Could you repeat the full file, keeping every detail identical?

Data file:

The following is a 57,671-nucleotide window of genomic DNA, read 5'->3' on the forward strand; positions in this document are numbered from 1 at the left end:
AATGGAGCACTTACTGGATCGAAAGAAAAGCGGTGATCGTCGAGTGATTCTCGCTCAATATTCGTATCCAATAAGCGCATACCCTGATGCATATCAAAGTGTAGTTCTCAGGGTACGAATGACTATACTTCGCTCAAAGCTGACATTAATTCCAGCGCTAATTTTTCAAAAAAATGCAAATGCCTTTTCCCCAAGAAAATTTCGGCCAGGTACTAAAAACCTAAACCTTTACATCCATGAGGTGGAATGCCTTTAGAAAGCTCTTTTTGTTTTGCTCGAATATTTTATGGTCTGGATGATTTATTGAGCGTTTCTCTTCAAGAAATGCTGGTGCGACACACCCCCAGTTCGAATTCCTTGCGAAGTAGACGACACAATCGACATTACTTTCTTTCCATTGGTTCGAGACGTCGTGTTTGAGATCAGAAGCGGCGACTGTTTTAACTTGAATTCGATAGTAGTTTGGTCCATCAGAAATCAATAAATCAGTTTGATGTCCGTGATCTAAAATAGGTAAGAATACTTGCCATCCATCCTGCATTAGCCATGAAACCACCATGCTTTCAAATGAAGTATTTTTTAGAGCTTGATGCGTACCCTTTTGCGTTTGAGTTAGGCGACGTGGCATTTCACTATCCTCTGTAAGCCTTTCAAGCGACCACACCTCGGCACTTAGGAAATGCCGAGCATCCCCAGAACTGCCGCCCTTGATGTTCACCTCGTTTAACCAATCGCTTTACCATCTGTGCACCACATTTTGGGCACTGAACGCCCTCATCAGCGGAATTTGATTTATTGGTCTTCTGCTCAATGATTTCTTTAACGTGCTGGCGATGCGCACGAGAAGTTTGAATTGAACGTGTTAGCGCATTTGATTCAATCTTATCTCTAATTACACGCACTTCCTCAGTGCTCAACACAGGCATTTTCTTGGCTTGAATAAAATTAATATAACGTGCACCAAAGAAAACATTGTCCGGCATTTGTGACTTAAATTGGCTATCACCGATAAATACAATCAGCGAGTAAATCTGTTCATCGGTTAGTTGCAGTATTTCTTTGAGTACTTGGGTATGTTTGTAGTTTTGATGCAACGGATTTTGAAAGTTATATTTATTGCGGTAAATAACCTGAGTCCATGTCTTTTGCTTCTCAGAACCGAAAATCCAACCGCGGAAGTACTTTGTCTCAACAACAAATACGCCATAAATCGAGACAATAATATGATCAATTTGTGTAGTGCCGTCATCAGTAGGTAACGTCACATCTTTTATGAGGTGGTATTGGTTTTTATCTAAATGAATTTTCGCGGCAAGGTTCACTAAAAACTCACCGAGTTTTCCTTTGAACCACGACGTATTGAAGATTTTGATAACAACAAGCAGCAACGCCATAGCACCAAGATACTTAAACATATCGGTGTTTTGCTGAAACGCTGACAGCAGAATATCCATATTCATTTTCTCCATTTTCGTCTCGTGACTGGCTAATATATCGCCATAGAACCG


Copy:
The following is a 57,671-nucleotide window of genomic DNA, read 5'->3' on the forward strand; positions in this document are numbered from 1 at the left end:
AATGGAGCACTTACTGGATCGAAAGAAAAGCGGTGATCGTCGAGTGATTCTCGCTCAATATTCGTATCCAATAAGCGCATACCCTGATGCATATCAAAGTGTAGTTCTCAGGGTACGAATGACTATACTTCGCTCAAAGCTGACATTAATTCCAGCGCTAATTTTTCAAAAAAATGCAAATGCCTTTTCCCCAAGAAAATTTCGGCCAGGTACTAAAAACCTAAACCTTTACATCCATGAGGTGGAATGCCTTTAGAAAGCTCTTTTTGTTTTGCTCGAATATTTTATGGTCTGGATGATTTATTGAGCGTTTCTCTTCAAGAAATGCTGGTGCGACACACCCCCAGTTCGAATTCCTTGCGAAGTAGACGACACAATCGACATTACTTTCTTTCCATTGGTTCGAGACGTCGTGTTTGAGATCAGAAGCGGCGACTGTTTTAACTTGAATTCGATAGTAGTTTGGTCCATCAGAAATCAATAAATCAGTTTGATGTCCGTGATCTAAAATAGGTAAGAATACTTGCCATCCATCCTGCATTAGCCATGAAACCACCATGCTTTCAAATGAAGTATTTTTTAGAGCTTGATGCGTACCCTTTTGCGTTTGAGTTAGGCGACGTGGCATTTCACTATCCTCTGTAAGCCTTTCAAGCGACCACACCTCGGCACTTAGGAAATGCCGAGCATCCCCAGAACTGCCGCCCTTGATGTTCACCTCGTTTAACCAATCGCTTTACCATCTGTGCACCACATTTTGGGCACTGAACGCCCTCATCAGCGGAATTTGATTTATTGGTCTTCTGCTCAATGATTTCTTTAACGTGCTGGCGATGCGCACGAGAAGTTTGAATTGAACGTGTTAGCGCATTTGATTCAATCTTATCTCTAATTACACGCACTTCCTCAGTGCTCAACACAGGCATTTTCTTGGCTTGAATAAAATTAATATAACGTGCACCAAAGAAAACATTGTCCGGCATTTGTGACTTAAATTGGCTATCACCGATAAATACAATCAGCGAGTAAATCTGTTCATCGGTTAGTTGCAGTATTTCTTTGAGTACTTGGGTATGTTTGTAGTTTTGATGCAACGGATTTTGAAAGTTATATTTATTGCGGTAAATAACCTGAGTCCATGTCTTTTGCTTCTCAGAACCGAAAATCCAACCGCGGAAGTACTTTGTCTCAACAACAAATACGCCATAAATCGAGACAATAATATGATCAATTTGTGTAGTGCCGTCATCAGTAGGTAACGTCACATCTTTTATGAGGTGGTATTGGTTTTTATCTAAATGAATTTTCGCGGCAAGGTTCACTAAAAACTCACCGAGTTTTCCTTTGAACCACGACGTATTGAAGATTTTGATAACAACAAGCAGCAACGCCATAGCACCAAGATACTTAAACATATCGGTGTTTTGCTGAAACGCTGACAGCAGAATATCCATATTCATTTTCTCCATTTTCGTCTCGTGACTGGCTAATATATCGCCATAGAACCG